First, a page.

Across the EU, 59 percent of those surveyed said their countries had benefited from membership, yet only 40 percent of Hungarians think they have gained. In Bulgaria, public opinion is evenly divided on this front, although the survey was conducted before the Bulgarian health workers were freed.
Never mind. All this can be put behind us. The one thing Eurobarometer seems to show is that the people of all these doubtful member states want to see a stronger and more united common foreign and security policy. It does not occur to the author of the article that the reason might be because that is something that does not concern people directly and so they do not really care.

The freeing of the Bulgarian nurses and the Palestinian born doctor showed that the people were right and the leaders were wrong – united foreign policy can work.
The success in freeing the Bulgarians is a demonstration that the public may know how to wield power better than turf-protecting national leaders. For three years, the EU and its emissaries assiduously negotiated with Libyan leader Muammar Qaddafi, seeking to free the five nurses and a Palestinian-born physician, who were convicted of deliberately infecting children with HIV. (They maintained their innocence throughout their eight-year ordeal.)

Europe’s offer of full economic and political partnership for Libya is a reward for the release of the health workers. It also acknowledges Qaddafi’s cooperation on other fronts in recent years, most notably his decision to abandon weapons of mass destruction. Europe, in turn, gains renewed access to the petroleum-rich country’s resources and an economy ready for investment after years of sanctions.
Actually, most of us would call that bribery. Even TOL is not altogether happy.
Granted, doing deals with Libya is not an ideal example of enlightened foreign policy. Qaddafi remains an absolute ruler, an opportunist who has reopened doors to the West but not to democracy. The economy remains largely under central control and may stymie foreign investors.
Never mind. This is soft power at work. Inevitably that cheerleader for the European project, Andrew Moravchik, who directs the European Union Programme at Princeton, came in on the act with an article in the Financial Times on July 30:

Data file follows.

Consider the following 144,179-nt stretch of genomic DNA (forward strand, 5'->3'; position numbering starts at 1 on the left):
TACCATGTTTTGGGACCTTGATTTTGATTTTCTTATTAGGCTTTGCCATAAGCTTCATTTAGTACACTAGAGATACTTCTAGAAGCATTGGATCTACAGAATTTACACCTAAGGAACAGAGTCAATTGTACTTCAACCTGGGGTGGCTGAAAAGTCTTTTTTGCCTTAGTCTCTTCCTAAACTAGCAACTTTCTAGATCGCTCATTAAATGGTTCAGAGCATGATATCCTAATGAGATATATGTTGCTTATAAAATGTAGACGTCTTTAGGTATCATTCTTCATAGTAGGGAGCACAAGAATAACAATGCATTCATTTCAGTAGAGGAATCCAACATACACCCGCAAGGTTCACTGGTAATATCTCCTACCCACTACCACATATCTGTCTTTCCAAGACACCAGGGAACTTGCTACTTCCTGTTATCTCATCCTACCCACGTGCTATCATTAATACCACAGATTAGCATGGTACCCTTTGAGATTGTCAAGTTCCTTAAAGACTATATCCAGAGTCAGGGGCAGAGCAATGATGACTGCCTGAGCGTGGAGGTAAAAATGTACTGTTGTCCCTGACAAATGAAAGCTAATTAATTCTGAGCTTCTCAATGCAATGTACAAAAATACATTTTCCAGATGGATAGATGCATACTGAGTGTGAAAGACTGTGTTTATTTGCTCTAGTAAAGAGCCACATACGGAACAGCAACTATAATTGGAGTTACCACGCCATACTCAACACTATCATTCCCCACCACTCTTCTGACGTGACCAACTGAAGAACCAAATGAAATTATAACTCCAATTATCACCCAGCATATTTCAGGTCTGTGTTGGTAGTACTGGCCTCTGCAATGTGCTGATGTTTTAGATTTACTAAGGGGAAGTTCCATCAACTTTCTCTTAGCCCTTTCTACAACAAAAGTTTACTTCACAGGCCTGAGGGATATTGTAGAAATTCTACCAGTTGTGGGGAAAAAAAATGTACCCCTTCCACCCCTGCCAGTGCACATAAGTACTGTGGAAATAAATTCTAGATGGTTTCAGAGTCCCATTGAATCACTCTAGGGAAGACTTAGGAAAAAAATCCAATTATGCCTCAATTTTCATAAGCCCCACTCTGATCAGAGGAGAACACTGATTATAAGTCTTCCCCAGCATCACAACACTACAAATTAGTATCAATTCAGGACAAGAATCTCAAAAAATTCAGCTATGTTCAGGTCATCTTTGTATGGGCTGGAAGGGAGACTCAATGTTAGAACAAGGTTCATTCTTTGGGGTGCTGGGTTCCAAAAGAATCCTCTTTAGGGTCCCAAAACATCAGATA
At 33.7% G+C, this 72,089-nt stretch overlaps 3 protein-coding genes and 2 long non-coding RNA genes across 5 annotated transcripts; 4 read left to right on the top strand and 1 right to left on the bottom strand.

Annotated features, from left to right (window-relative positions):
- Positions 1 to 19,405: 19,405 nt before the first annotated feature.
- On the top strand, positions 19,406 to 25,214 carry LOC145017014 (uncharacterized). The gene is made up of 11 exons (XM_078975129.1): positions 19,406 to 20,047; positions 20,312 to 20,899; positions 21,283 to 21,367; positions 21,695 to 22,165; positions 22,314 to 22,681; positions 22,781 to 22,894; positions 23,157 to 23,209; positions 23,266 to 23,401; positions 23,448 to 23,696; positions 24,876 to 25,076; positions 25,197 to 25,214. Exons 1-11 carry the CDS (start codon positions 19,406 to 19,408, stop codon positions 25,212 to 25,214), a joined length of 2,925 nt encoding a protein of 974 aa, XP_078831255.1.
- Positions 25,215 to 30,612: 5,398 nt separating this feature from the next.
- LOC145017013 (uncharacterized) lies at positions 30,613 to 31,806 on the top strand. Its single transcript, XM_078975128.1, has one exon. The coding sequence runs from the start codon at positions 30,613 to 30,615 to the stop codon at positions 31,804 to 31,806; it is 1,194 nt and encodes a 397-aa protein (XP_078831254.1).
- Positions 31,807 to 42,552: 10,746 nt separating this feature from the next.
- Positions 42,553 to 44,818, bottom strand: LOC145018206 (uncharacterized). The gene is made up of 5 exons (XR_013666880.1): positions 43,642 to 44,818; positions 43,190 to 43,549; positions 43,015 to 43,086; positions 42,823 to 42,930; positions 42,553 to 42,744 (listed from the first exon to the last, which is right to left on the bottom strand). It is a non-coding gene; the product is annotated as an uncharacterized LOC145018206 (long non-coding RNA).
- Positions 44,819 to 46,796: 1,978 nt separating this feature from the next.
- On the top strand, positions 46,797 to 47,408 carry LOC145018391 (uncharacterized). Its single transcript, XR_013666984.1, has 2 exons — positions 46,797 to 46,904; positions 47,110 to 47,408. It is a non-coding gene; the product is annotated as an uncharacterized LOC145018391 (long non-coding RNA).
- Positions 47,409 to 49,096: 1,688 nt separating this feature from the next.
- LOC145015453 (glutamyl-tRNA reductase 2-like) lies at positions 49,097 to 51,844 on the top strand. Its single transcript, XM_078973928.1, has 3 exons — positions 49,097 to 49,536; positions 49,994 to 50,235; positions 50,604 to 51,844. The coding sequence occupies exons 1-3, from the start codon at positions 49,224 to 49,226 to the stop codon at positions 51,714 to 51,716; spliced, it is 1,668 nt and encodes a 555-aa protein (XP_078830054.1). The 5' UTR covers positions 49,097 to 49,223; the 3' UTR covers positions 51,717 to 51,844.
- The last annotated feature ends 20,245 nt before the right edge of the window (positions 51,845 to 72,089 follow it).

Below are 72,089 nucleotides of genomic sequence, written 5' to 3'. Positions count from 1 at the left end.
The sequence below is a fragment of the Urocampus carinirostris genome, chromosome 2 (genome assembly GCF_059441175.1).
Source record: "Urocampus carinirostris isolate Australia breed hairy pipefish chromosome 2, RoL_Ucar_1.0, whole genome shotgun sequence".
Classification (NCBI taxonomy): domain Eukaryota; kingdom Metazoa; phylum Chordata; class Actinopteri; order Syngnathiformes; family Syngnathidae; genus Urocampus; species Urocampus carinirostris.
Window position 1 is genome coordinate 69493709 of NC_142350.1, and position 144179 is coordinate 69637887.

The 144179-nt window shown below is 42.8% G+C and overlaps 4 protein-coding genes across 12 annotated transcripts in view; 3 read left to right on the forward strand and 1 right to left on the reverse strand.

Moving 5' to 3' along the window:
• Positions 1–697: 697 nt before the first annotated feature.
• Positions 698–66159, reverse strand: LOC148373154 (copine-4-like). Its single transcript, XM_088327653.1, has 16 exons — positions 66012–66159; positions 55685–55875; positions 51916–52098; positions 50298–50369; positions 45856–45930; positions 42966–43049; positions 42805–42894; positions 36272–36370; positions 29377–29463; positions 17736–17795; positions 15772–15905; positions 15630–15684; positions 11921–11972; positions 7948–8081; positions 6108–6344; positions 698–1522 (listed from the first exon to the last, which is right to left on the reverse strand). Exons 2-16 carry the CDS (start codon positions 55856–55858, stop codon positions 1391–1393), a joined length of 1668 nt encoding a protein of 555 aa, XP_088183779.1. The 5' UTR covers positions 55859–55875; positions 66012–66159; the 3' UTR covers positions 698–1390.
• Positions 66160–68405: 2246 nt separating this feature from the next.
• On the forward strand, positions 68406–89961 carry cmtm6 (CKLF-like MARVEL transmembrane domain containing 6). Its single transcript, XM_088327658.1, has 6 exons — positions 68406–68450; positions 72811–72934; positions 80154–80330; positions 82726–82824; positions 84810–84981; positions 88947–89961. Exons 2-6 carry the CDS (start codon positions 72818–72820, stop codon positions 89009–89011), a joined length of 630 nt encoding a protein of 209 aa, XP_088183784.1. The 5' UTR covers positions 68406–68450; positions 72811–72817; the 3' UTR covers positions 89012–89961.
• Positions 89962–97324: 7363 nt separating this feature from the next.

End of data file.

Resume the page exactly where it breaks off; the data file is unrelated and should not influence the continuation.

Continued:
The deal over the freed medics is the fruit of years of negotiation with Britain, France and Brussels. Europe came wielding “soft power” in the form not of enlightenment moralism but tough-minded economic diplomacy.

Colonel Gadaffi received payments for stricken Libyan families, a promise to normalise economic ties with the EU and the affirmation of a French presidential visit, following Mr Blair’s stop-over last month. Bulgaria got its nurses back and French companies received an attractive deal for a desalination plant. Add to that the generous oil and arms deals granted to Britain and a little praise for EU officials, and nearly everyone comes away a winner. At the core of Europe’s success is the premise that if you cannot fight hostile governments, you must “flip” them, patiently negotiating incremental progress. Engagement on these terms is a tough political road. Those who choose it must attend to the complex domestic politics of foreign societies, with all the ethical ambiguities and compromises that entails.
Or, in other words, good old-fashioned bribery.

In fact, the whole story is not really as straightforward as all that. For one thing, the EU or even European politicians were not alone in their pleas or demands that the medics be released. Condoleezza Rice made statements as did President Bush and, even a few assorted international celebrities such as Bianca Jagger. While TOL and the Financial Times cheered European diplomacy, Der Spiegel expressed reservations.
Sarkozy traveled to Tripoli on Wednesday just a day after his wife Cecilia flew out of Libya on a French presidential plane with the five Bulgarian nurses and one Palestinian doctor on board. The French president and Gadhafi signed five key agreements on future cooperation, including deals on defense and civilian nuclear energy.